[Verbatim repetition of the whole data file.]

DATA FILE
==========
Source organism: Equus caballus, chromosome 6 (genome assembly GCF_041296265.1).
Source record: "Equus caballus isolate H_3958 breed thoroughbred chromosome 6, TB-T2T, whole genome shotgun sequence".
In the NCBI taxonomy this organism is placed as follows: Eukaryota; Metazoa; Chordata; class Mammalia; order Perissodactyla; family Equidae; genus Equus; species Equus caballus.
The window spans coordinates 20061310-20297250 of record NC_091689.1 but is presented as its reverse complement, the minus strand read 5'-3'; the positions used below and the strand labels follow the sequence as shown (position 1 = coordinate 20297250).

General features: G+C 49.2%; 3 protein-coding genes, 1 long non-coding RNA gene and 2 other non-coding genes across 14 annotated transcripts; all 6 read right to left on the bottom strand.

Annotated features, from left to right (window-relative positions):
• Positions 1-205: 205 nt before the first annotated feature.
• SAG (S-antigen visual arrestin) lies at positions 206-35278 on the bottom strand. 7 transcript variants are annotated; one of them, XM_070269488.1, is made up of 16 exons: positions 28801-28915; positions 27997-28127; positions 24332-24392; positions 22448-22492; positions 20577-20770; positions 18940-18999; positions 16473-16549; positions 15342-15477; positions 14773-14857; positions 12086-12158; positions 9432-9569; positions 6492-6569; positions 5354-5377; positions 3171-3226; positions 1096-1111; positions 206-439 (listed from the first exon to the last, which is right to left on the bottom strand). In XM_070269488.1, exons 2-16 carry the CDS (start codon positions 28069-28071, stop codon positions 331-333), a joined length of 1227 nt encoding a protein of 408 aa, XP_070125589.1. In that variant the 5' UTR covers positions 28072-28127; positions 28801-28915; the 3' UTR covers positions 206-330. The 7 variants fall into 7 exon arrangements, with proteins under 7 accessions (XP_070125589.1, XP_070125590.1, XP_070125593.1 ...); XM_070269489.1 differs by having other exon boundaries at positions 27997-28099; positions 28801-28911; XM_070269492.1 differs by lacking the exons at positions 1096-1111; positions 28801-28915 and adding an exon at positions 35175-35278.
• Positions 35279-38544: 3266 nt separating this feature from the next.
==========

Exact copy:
Source organism: Equus caballus, chromosome 6 (genome assembly GCF_041296265.1).
Source record: "Equus caballus isolate H_3958 breed thoroughbred chromosome 6, TB-T2T, whole genome shotgun sequence".
In the NCBI taxonomy this organism is placed as follows: Eukaryota; Metazoa; Chordata; class Mammalia; order Perissodactyla; family Equidae; genus Equus; species Equus caballus.
The window spans coordinates 20061310-20297250 of record NC_091689.1 but is presented as its reverse complement, the minus strand read 5'-3'; the positions used below and the strand labels follow the sequence as shown (position 1 = coordinate 20297250).

General features: G+C 49.2%; 3 protein-coding genes, 1 long non-coding RNA gene and 2 other non-coding genes across 14 annotated transcripts; all 6 read right to left on the bottom strand.

Annotated features, from left to right (window-relative positions):
• Positions 1-205: 205 nt before the first annotated feature.
• SAG (S-antigen visual arrestin) lies at positions 206-35278 on the bottom strand. 7 transcript variants are annotated; one of them, XM_070269488.1, is made up of 16 exons: positions 28801-28915; positions 27997-28127; positions 24332-24392; positions 22448-22492; positions 20577-20770; positions 18940-18999; positions 16473-16549; positions 15342-15477; positions 14773-14857; positions 12086-12158; positions 9432-9569; positions 6492-6569; positions 5354-5377; positions 3171-3226; positions 1096-1111; positions 206-439 (listed from the first exon to the last, which is right to left on the bottom strand). In XM_070269488.1, exons 2-16 carry the CDS (start codon positions 28069-28071, stop codon positions 331-333), a joined length of 1227 nt encoding a protein of 408 aa, XP_070125589.1. In that variant the 5' UTR covers positions 28072-28127; positions 28801-28915; the 3' UTR covers positions 206-330. The 7 variants fall into 7 exon arrangements, with proteins under 7 accessions (XP_070125589.1, XP_070125590.1, XP_070125593.1 ...); XM_070269489.1 differs by having other exon boundaries at positions 27997-28099; positions 28801-28911; XM_070269492.1 differs by lacking the exons at positions 1096-1111; positions 28801-28915 and adding an exon at positions 35175-35278.
• Positions 35279-38544: 3266 nt separating this feature from the next.